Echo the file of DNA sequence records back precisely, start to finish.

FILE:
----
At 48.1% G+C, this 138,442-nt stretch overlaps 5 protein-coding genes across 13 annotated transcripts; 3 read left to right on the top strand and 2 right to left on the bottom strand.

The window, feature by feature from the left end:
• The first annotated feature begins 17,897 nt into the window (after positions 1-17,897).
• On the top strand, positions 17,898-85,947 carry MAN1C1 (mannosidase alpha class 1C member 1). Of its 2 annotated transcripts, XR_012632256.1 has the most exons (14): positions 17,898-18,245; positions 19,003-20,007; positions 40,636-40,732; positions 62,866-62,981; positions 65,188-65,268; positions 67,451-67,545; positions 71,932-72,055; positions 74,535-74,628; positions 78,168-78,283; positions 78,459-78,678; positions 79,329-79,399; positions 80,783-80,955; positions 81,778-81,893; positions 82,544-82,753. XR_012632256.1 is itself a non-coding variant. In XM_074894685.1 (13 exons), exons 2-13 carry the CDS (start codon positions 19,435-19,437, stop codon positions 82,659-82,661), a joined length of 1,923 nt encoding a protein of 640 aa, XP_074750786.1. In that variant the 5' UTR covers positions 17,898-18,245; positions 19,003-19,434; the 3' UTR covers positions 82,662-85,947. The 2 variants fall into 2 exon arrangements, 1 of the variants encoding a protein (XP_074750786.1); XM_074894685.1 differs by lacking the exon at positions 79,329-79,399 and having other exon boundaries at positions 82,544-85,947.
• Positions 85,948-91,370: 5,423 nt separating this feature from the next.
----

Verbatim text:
At 48.1% G+C, this 138,442-nt stretch overlaps 5 protein-coding genes across 13 annotated transcripts; 3 read left to right on the top strand and 2 right to left on the bottom strand.

The window, feature by feature from the left end:
• The first annotated feature begins 17,897 nt into the window (after positions 1-17,897).
• On the top strand, positions 17,898-85,947 carry MAN1C1 (mannosidase alpha class 1C member 1). Of its 2 annotated transcripts, XR_012632256.1 has the most exons (14): positions 17,898-18,245; positions 19,003-20,007; positions 40,636-40,732; positions 62,866-62,981; positions 65,188-65,268; positions 67,451-67,545; positions 71,932-72,055; positions 74,535-74,628; positions 78,168-78,283; positions 78,459-78,678; positions 79,329-79,399; positions 80,783-80,955; positions 81,778-81,893; positions 82,544-82,753. XR_012632256.1 is itself a non-coding variant. In XM_074894685.1 (13 exons), exons 2-13 carry the CDS (start codon positions 19,435-19,437, stop codon positions 82,659-82,661), a joined length of 1,923 nt encoding a protein of 640 aa, XP_074750786.1. In that variant the 5' UTR covers positions 17,898-18,245; positions 19,003-19,434; the 3' UTR covers positions 82,662-85,947. The 2 variants fall into 2 exon arrangements, 1 of the variants encoding a protein (XP_074750786.1); XM_074894685.1 differs by lacking the exon at positions 79,329-79,399 and having other exon boundaries at positions 82,544-85,947.
• Positions 85,948-91,370: 5,423 nt separating this feature from the next.